For people newly diagnosed with glioma, a lethal brain cancer, the most they can hope for is an accurate diagnosis, so doctors can choose the best treatment plan, and a careful prognosis, so they can plan for their future. New technology from Emory University provides an option to produce both.
Glioma is characterized by any tumor that develops from the supportive tissue of the brain, called glia, which regulates neuron function. Symptoms and treatment depend on the exact type of glial cell that is affected by cancer, and the exact cause of glioma is unknown. Doctors do know that those diagnosed with glioma often die within two years of diagnosis, but some people survive for more than a decade. How can doctors distinguish between the two groups so glioma patients know how to plan for their future?
Existing options for glioma diagnosis and prognosis include genomic tests and microscopic examinations of tissue samples. However, genetic testing cannot predict a patient’s future on its own, and microscopic exams are open to interpretation by different doctors.
"Genomics have significantly improved how we diagnose and treat gliomas, but microscopic examination remains subjective,” explained lead scientist Daniel J. Brat, MD, PhD. “There are large opportunities for more systematic and clinically meaningful data extraction using computational approaches.”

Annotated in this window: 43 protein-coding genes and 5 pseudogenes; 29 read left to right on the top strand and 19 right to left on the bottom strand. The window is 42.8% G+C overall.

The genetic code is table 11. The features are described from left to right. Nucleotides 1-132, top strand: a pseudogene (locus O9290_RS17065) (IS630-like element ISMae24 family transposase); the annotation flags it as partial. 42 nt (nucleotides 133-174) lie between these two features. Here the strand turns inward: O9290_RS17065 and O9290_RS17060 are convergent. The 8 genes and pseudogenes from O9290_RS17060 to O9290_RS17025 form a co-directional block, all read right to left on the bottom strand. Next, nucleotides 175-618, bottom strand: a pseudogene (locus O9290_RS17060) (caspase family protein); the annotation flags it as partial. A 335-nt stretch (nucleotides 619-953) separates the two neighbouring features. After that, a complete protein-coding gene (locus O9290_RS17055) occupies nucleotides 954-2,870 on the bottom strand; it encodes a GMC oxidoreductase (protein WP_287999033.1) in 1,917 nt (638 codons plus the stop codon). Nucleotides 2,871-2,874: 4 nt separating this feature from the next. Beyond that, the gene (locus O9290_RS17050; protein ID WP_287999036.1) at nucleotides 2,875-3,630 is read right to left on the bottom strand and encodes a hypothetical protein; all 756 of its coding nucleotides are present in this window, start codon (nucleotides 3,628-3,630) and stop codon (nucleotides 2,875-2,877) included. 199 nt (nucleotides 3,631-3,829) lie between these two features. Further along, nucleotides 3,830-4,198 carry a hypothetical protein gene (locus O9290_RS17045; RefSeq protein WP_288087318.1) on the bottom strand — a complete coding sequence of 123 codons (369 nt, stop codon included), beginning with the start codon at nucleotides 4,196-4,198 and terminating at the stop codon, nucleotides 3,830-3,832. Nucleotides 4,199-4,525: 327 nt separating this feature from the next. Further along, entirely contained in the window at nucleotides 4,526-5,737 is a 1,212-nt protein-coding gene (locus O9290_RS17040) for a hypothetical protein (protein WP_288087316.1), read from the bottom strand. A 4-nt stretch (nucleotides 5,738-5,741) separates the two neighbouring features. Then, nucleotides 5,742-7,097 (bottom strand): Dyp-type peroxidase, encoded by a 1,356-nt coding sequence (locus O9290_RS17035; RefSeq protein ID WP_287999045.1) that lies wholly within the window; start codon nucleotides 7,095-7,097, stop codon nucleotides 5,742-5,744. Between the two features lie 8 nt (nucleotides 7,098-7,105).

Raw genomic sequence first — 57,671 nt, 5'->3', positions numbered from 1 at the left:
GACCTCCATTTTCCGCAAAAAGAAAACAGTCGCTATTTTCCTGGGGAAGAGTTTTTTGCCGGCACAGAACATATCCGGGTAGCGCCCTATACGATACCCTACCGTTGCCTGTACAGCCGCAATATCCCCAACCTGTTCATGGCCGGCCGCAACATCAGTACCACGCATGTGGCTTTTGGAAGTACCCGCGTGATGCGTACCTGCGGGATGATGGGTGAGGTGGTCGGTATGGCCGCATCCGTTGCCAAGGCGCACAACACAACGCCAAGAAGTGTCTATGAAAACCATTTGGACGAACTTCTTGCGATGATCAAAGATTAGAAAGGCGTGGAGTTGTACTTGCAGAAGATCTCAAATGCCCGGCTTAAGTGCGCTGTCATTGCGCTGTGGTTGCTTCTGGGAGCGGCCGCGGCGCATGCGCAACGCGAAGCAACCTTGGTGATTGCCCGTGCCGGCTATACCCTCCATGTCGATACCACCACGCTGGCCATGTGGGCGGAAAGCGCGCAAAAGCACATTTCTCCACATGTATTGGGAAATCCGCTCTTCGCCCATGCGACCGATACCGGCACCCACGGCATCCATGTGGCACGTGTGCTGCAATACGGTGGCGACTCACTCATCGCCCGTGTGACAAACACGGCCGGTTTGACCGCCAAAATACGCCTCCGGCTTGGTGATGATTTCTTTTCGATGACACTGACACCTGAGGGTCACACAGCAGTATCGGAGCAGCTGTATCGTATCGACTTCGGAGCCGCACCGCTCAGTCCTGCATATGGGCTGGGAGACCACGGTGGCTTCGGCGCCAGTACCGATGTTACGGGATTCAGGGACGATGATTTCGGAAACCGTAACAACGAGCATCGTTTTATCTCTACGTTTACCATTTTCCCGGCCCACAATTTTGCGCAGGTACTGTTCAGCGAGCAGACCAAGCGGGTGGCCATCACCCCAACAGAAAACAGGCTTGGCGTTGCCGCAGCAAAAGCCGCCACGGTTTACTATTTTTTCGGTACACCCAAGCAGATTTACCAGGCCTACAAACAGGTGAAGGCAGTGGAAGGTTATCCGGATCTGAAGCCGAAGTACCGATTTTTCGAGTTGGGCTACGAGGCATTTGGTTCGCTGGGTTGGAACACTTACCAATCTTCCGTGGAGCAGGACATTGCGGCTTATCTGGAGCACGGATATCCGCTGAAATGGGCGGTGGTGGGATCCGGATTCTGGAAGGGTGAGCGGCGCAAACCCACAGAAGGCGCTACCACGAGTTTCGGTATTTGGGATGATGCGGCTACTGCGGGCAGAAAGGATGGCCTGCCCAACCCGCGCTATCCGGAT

The opportunity seized by Emory scientists focused on artificial intelligence (AI) software designed to predict which glioma patients will survive longer than a couple of years. The program is based on tissue biopsies. And so far, the software has been more accurate than predictions made by glioma specialists.
Microscopic images of brain tumor tissue samples and a process called “deep-learning” were used to program software to act as glioma specialists, looking for visual clues that indicate a patient’s odds of survival. Researchers primed the software with both images and genomic data.
After testing the software, its predictions of how long glioma patients survived following their diagnoses was more accurate than predictions made by human pathologists. Over time, the software “learns to recognize many of the same structures and patterns in the tissues that pathologists use when performing exams.”
Scientists want to see this program making predictions for doctors seeing glioma patients. This could greatly enhance decision making about treatments and future planning. Researchers are also looking for new opportunities to further test the program’s ability to improve outcomes for patients newly diagnosed with glioma.
"What the pathologists do with a microscope is amazing. That an algorithm can learn a complex skill like this was an unexpected result,” said lead author Lee A.D. Cooper, PhD. “This is more evidence that AI will have a profound impact in medicine, and we may experience this sooner than expected."
The present study was published in the journal Proceedings of the National Academy of Sciences.